Linux memory usage and swap files

Bennett Todd bet at rahul.net
Wed Jul 7 14:08:37 PDT 2004


I've read up a bit on this, and here's what I came away with.

Some swap _should_ always improve performance; letting the kernel
evict completely unused pages (processes, or parts of processes, or
parts of libraries, that are never, ever accessed) makes more memory
available for disk buffer cache, and you can never have too much of
that.

However, a kernel constantly faces the decision: what pages should
be swapped out? When the pager's judgement doesn't agree with the
user, enabling swap can cause lost performance from the point of
view of the user.

The extreme illustrative example, consider someone who uses a
"typical" system. They're running a gigantic humongous bloated pig
of a "desktop", with hundreds and thousands of huge processes around
to provide all the drag-n-drop and animated whatsits and so forth.

Their memory working set is maybe 600MB or whatever, but they've got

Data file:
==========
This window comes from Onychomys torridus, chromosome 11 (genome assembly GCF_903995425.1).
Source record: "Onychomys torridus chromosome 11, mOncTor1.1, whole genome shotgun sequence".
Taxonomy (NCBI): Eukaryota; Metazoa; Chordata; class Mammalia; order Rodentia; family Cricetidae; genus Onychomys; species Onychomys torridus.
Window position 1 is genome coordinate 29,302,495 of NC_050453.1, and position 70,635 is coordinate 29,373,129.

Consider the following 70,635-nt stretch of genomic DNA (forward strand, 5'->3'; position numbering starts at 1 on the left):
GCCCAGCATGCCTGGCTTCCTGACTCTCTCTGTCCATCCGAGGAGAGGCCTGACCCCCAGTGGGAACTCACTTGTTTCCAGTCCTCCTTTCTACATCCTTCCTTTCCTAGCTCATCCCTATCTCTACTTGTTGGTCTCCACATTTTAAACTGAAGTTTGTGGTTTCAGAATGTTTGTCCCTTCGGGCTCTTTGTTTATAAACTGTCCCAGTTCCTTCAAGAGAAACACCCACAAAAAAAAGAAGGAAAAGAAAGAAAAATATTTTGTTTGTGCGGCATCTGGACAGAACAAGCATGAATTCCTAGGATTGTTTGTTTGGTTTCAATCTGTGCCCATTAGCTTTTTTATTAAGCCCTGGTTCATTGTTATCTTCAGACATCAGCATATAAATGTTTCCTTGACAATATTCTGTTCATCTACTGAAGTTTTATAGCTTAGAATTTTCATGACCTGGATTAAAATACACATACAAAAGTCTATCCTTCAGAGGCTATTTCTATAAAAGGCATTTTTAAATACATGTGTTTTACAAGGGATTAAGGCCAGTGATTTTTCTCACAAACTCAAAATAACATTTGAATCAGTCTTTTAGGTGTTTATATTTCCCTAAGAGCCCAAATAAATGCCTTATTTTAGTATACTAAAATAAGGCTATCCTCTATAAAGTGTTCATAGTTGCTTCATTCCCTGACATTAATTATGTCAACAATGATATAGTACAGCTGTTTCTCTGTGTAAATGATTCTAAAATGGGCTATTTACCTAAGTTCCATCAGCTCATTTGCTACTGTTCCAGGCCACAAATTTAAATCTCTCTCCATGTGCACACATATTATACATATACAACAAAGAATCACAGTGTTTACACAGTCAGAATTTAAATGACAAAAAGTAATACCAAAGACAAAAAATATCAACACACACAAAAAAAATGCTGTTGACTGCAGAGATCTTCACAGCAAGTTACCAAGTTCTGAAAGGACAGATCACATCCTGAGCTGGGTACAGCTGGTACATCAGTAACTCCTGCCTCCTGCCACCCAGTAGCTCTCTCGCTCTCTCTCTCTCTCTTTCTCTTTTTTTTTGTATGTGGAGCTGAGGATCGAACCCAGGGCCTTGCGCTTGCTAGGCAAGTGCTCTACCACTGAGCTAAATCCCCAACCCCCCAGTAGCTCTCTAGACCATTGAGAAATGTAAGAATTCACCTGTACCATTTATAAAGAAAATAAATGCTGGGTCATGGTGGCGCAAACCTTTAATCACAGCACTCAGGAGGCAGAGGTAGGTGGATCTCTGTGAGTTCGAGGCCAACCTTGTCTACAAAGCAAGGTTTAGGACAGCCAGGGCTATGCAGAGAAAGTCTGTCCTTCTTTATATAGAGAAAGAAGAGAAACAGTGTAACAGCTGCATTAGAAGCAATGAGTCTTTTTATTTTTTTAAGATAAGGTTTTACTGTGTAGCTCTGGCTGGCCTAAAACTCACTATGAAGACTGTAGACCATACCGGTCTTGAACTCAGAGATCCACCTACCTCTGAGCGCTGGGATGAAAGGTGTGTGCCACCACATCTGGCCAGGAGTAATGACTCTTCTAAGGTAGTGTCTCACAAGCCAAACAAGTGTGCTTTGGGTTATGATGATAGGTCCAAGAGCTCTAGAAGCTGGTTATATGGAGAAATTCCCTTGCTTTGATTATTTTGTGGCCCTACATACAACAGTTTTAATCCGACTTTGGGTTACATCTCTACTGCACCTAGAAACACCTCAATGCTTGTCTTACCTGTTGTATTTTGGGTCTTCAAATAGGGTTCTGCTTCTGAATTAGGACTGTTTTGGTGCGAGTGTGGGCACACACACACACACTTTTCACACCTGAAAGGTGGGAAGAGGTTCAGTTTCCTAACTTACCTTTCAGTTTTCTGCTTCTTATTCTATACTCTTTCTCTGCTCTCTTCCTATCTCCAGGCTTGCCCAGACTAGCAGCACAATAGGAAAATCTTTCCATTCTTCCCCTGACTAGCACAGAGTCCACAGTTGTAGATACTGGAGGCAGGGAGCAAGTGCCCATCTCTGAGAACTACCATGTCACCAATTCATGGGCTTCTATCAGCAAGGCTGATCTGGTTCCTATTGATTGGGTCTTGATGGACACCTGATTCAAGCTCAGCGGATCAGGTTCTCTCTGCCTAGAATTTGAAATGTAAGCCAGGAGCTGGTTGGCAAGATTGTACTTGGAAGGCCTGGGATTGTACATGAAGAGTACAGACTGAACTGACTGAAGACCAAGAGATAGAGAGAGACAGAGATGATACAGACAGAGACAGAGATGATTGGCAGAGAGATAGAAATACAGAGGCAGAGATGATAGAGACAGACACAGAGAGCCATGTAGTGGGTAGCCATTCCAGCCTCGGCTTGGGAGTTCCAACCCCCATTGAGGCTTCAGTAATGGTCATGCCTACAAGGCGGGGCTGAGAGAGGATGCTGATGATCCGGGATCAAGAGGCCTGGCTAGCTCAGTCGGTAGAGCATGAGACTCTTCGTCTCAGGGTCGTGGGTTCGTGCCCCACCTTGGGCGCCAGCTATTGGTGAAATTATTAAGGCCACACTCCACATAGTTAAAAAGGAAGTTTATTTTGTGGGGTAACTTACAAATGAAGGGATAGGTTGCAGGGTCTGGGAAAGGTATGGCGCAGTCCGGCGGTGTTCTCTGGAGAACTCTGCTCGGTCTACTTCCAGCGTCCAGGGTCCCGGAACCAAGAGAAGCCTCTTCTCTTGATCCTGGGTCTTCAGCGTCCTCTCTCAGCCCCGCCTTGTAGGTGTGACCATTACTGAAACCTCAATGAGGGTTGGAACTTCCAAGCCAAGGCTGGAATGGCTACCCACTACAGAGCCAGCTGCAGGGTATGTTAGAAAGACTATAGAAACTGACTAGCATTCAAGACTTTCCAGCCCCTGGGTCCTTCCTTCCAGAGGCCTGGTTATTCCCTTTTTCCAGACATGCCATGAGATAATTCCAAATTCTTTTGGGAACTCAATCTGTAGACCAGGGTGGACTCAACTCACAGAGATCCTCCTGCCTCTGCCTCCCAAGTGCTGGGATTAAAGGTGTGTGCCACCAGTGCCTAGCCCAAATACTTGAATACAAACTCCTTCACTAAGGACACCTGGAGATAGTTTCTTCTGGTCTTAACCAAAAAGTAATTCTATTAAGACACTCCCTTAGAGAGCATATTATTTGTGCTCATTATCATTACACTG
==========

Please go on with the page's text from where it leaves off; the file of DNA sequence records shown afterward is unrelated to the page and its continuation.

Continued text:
a gig so they're happy, they think it's just slick.

At night they lock the screen and go home.

Sometime later, updatedb fires and does a whole-filesystem treewalk;
at this point, all the GUI crud has been idle for hours, so the
kernel reasonably decides to use the entire gig of RAM for disk
buffer (even though in the single linear pass over the whole disk
the actual benefit isn't that great, since there isn't that much
re-use).

The user comes in in the morning, and it takes only a minute or two
before the "*" start echoing as they type their password into the
lockscreen, but it's a half an hour before all the GUI crud is
swapped back in and the system starts to feel "normal" again.

So I exhaggerated some maybe, I don't especially like GUIs. But that
was the flavour of the complaint. That user is best pleased with no
swap allocated.

-Bennett
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